LAST week kicked off a month-long game of cat and mouse between line managers and their football fanatic staff.
For many personnel managers tomorrow's encounter between England and Tunisia in the World Cup is a crunch match. Employers will have to be on top of their game as they face an unusually high level of Monday morning absenteeism and a deluge of spurious requests for extended lunch hours.
A survey carried out on behalf of the Institute of Personnel and Development shows that those workers banking on a relaxed approach from their bosses are in for a shock. Only 14 per cent of employers in England will allow workers special time off to listen to the match on the radio. This compares with 20 per cent in Scotland.
Says the IPD's Melissa Compton-Edwards: "It's highly probable that absenteeism will rise during the World Cup as football fans decide to take a sickie or two. Employers who were burnt during Euro 96 may react by tightening up their absence control policies."
Management at the Ford Motor Company in Dagenham are determined to make tomorrow business as usual. Says Ford's Kay Francis, manager of plans and programmes: "There are employees who have booked a day's vacation to view the match and that's fine. But we will be expecting all the other employees to turn up for work as normal."
Those who do chance it and take odd days off sick to watch tomorrow's and other important fixtures could find themselves facing disciplinary measures.
Says Ms Compton-Edwards: "They could face return to work interviews and they will have to have good reasons why they have taken sick leave."
If the days-off without permission correspond with the England or Scotland matches then workers may find they have a prima facie disciplinary case to answer, warns the Institute.
Ford won't even be letting their staff listen to matches on the radio. Explains Ms Francis: "We think that would be dangerous in a dynamic working environment and also it wouldn't be conducive to the high standard of quality that our customers are entitled to expect from our cars."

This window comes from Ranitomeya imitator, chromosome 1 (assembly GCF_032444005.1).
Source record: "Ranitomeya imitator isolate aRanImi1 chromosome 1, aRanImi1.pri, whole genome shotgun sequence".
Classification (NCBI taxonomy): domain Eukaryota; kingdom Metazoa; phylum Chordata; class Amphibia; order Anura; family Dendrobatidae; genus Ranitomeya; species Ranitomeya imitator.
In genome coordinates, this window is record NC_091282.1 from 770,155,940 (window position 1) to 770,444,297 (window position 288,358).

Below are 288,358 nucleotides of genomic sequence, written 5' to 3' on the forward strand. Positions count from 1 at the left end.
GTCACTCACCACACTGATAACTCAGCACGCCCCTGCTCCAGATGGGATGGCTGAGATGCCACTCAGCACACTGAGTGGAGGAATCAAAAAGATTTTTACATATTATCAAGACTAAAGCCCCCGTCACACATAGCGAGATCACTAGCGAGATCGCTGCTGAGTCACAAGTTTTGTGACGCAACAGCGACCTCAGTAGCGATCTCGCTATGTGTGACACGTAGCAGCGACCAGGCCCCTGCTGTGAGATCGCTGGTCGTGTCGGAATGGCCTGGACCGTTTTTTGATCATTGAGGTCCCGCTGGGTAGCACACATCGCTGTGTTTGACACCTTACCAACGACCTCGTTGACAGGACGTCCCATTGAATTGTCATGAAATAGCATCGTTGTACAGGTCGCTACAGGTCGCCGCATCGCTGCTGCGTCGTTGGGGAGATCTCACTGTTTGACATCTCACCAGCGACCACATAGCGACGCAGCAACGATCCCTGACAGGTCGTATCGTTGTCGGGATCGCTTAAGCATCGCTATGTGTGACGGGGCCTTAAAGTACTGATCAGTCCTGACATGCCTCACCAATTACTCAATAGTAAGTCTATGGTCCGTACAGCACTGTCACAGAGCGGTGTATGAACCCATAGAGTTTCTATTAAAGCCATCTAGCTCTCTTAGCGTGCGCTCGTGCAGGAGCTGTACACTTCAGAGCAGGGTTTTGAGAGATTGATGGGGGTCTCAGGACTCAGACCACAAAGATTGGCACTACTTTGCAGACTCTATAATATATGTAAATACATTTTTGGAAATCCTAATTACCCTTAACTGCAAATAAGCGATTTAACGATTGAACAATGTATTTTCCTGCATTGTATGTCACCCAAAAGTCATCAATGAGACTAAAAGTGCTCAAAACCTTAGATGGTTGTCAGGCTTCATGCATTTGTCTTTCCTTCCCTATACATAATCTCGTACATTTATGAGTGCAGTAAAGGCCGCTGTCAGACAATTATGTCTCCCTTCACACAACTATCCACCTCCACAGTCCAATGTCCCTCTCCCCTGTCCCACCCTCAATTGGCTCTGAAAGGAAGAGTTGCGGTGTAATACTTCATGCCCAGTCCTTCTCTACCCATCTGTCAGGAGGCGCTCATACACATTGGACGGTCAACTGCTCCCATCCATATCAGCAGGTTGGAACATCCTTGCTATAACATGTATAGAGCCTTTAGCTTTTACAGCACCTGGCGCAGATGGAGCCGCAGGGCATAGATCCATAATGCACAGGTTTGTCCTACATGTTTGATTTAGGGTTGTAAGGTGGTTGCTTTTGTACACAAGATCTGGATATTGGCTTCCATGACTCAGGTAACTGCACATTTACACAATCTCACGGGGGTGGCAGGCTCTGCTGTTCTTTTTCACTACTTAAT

If that seems harsh spare a thought for employees of some City firms who will work through the entire match while their senior partners will be watching the game with clients in specially hired restaurants.
Sarah Lamont, head of employment at Bristol solicitors Veale Wasbrough, warns employees who do take the law in their own hands risk losing their jobs. She says: "Clocking, or leaving the workplace without permission and recording hours which have not been worked is well recognised as serious or 'gross' misconduct, which can in certain circumstances, justify instant dismissal."
She says all cases must be treated on their merits. "Telephoning a World Cup hotline to find out the latest score may elicit merely a smile of complicity in one firm while leading to dismissal for an operator in one of the emergency services," explains Ms Lamont.
But the World Cup needn't be a battle of wills and wits between football- mad workers and killjoy bosses. Ms Lamont urges employers to use the event to build teamwork among staff.
Ford is sympathetic to its workforce's plight. Says Ms Francis: "We can understand that people want to know how England have fared. What we will be doing is pre-setting our video recorders at home and advising our troops on the line to do the same."
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